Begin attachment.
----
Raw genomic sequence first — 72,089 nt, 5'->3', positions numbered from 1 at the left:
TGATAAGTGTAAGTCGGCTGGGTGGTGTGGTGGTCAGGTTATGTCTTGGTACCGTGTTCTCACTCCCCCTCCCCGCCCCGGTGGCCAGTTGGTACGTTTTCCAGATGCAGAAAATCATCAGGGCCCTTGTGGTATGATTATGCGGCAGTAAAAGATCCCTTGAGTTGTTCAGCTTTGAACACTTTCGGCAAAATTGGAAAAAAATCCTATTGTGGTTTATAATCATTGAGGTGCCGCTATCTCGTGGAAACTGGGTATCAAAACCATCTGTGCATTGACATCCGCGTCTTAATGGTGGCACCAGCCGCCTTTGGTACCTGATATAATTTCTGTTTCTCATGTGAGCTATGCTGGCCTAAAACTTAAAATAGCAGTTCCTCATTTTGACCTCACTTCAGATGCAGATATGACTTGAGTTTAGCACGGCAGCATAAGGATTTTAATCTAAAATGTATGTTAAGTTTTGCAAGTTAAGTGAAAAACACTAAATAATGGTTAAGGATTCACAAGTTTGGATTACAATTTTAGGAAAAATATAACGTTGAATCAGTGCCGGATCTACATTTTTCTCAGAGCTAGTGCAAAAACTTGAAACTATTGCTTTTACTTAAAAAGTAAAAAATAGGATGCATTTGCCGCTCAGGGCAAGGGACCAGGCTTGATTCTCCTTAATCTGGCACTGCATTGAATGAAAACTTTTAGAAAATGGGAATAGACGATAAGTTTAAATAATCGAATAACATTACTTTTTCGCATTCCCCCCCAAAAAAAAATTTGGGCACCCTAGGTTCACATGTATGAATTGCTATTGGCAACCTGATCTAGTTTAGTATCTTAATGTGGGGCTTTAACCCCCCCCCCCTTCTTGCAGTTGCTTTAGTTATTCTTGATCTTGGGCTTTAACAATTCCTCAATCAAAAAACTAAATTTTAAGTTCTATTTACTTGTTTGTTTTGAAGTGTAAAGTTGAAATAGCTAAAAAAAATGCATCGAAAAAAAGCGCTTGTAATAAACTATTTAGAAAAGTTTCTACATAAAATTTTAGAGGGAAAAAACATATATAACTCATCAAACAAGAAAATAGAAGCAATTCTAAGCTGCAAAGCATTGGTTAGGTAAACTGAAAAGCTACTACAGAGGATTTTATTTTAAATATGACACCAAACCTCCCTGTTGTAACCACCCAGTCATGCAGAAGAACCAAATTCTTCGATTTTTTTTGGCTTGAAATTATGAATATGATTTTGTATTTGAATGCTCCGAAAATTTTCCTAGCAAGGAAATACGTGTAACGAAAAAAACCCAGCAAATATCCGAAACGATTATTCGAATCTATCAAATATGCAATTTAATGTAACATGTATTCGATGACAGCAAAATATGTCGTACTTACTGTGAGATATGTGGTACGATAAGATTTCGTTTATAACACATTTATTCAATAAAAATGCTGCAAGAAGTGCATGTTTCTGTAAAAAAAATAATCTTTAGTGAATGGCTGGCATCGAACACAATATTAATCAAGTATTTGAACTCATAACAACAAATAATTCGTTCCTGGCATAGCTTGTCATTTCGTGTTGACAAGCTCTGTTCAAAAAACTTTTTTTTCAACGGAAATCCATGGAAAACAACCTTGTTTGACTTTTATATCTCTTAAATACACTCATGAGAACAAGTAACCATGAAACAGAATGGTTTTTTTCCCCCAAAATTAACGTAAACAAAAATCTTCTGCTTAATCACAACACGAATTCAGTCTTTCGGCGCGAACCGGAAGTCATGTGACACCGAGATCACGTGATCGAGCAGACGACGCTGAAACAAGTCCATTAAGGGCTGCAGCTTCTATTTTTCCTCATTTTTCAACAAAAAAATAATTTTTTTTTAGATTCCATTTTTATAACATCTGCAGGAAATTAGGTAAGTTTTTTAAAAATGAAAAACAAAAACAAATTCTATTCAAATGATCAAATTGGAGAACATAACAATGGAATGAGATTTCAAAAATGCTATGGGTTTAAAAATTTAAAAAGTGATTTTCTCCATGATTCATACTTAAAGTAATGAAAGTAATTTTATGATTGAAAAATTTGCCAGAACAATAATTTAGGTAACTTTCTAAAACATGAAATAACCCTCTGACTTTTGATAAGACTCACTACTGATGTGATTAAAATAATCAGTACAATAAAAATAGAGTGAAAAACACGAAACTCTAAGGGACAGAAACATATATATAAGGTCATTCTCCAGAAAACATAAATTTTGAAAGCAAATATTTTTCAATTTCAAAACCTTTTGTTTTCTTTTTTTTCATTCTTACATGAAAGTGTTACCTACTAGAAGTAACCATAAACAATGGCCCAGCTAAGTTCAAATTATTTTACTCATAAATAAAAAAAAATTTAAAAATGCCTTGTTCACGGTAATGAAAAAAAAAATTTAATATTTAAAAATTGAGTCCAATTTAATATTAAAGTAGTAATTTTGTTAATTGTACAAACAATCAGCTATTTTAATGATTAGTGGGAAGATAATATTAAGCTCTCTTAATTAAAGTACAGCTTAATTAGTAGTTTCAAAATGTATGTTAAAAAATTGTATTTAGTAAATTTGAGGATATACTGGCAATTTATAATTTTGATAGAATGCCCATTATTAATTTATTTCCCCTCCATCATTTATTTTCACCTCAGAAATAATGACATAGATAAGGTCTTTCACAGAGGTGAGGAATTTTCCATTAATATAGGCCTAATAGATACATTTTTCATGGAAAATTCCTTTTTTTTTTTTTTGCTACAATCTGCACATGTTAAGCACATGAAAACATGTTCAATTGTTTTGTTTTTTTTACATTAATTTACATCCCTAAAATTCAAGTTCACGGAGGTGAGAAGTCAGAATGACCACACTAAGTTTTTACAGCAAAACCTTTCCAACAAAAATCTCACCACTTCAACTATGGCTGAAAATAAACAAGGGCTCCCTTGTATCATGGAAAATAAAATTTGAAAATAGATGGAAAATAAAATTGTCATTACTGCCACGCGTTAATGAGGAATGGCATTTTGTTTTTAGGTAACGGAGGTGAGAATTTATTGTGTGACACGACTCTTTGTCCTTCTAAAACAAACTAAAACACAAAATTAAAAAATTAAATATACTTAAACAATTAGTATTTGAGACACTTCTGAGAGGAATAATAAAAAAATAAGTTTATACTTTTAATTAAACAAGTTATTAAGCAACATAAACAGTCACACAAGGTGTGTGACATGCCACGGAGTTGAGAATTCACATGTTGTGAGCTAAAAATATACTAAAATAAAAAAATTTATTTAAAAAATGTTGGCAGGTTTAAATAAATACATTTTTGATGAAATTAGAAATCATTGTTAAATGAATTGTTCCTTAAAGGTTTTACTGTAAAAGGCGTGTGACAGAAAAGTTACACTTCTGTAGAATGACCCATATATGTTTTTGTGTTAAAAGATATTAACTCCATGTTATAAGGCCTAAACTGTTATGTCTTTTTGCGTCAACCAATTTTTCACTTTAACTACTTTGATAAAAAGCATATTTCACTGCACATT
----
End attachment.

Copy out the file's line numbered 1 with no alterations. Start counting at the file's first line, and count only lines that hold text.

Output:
Raw genomic sequence first — 72,089 nt, 5'->3', positions numbered from 1 at the left: